Neurology and the bladder: how to assess and manage neurogenic bladder dysfunction. With particular references to neural control of micturition
Sakakibara R, Kishi M, Tsuyusaki Y, Tateno F, Uchiyama T, Yamamoto T. Rinsho Shinkeigaku. 2013;53(3):181-90.


Neurology, Internal Medicine, Sakura Medical Center, Toho University.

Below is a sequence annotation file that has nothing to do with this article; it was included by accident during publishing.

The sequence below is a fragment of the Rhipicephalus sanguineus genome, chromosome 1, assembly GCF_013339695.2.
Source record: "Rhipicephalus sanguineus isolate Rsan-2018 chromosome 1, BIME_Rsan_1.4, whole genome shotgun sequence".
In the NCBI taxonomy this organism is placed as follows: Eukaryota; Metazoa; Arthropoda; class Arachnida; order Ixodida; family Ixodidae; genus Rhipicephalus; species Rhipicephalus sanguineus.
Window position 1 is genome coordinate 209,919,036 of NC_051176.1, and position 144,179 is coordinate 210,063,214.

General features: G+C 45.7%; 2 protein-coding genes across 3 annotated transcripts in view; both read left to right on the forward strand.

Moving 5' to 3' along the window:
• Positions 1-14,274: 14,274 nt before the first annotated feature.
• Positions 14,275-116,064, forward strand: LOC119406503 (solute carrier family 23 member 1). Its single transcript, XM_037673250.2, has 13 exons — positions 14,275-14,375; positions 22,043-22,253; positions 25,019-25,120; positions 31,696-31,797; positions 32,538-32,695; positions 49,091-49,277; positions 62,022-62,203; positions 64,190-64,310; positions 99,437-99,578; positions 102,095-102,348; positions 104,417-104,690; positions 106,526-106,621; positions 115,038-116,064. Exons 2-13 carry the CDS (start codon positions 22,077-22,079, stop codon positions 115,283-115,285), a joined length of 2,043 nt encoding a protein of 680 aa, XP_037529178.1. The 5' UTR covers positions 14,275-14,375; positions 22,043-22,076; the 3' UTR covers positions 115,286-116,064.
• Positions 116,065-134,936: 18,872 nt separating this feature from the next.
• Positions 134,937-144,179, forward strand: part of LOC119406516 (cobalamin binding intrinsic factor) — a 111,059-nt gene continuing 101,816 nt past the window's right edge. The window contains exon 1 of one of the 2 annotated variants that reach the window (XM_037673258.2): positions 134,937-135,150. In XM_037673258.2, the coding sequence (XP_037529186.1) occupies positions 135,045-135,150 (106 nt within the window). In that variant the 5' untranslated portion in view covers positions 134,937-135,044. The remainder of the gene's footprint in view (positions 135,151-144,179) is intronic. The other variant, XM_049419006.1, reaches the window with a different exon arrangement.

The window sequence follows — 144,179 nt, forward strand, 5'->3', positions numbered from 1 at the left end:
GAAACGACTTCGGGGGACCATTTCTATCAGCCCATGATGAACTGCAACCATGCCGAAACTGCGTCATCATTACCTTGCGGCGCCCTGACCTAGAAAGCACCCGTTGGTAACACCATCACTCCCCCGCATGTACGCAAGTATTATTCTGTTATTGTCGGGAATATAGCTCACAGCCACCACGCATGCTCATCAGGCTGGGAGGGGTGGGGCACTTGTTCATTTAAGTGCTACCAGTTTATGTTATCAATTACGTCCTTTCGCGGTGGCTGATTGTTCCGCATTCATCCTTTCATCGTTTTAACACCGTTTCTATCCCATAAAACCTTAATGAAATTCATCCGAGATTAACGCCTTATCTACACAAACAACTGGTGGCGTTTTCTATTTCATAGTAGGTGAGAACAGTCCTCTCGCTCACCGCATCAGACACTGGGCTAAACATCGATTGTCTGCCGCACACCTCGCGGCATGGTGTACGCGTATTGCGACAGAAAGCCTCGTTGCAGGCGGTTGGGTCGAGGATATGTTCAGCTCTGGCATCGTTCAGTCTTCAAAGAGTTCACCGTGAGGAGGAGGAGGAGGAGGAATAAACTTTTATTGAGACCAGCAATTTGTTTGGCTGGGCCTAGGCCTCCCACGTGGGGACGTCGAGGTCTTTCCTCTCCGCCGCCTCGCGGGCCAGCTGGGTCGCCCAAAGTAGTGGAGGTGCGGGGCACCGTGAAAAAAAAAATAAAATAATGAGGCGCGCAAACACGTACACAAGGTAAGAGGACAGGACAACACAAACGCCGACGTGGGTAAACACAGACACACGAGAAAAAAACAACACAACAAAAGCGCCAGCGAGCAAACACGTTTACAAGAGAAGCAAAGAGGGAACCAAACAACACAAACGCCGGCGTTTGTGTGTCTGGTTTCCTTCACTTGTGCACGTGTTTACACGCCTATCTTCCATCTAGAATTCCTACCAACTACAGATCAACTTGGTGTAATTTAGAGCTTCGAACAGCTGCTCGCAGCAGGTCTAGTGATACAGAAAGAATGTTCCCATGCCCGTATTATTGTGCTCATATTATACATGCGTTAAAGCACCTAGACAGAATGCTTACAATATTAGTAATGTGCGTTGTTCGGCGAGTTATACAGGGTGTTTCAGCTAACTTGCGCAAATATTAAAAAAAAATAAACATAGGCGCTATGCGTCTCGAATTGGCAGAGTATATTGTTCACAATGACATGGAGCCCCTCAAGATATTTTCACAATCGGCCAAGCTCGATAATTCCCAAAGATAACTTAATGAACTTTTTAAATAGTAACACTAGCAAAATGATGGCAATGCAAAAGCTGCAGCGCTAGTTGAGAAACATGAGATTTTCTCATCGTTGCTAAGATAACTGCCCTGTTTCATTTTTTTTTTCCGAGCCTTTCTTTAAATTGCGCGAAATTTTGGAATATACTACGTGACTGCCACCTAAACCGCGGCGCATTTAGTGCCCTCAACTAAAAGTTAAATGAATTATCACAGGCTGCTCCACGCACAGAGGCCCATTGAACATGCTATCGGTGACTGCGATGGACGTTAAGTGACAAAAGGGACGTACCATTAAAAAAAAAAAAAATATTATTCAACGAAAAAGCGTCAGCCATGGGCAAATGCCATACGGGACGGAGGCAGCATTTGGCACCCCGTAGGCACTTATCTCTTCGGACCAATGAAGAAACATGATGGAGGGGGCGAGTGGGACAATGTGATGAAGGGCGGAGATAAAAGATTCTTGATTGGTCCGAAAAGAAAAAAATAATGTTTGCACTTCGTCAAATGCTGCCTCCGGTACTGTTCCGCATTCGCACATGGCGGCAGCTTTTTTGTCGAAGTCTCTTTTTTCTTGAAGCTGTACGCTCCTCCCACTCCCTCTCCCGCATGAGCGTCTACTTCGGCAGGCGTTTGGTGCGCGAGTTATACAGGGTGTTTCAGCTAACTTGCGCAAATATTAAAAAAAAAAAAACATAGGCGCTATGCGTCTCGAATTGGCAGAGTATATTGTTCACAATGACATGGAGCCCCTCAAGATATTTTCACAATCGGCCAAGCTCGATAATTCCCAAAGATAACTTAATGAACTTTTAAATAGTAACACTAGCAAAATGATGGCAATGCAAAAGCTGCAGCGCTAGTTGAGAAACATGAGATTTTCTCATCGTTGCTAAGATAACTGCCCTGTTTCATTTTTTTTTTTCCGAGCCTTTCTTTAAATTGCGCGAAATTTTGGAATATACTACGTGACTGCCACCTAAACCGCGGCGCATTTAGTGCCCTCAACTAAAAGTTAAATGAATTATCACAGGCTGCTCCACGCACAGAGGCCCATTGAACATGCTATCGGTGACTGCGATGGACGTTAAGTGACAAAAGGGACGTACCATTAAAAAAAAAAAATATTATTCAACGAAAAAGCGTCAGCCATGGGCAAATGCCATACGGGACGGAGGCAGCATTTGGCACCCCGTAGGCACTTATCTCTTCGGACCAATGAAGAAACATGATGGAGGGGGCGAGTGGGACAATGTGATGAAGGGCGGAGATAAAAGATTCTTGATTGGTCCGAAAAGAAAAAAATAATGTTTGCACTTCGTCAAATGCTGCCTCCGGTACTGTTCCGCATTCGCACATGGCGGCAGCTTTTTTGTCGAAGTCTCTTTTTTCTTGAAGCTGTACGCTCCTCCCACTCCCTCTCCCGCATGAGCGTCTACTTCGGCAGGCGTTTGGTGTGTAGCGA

Bladder dysfunctions are one of the most common features seen in the failure of the autonomic nervous system. Among those, overactive bladder (urinary urgency and frequency) worsens quality of life of the patients, and a large amount of post-voiding residual urine or urinary retention causes urinary tract infection, kidney dysfunction, and may bring renal failure. In the present paper we discussed neural control of micturition and how to assess it. Also, we proposed appropriate management of bladder dysfunction in elderly white matter lesions (a common cause of OAB) and diabetic neuropathy (a usual pathology underlying urinary retention). For OAB, anti-cholinergics are the mainstay, whereas for the pathological post-voiding residual urine or urinary retention, alpha-blockers, cholinergic agents and clean, intermittent self-catheterization are the choice. Treatment of bladder dysfunctions is the important target for maximizing patients' quality of life.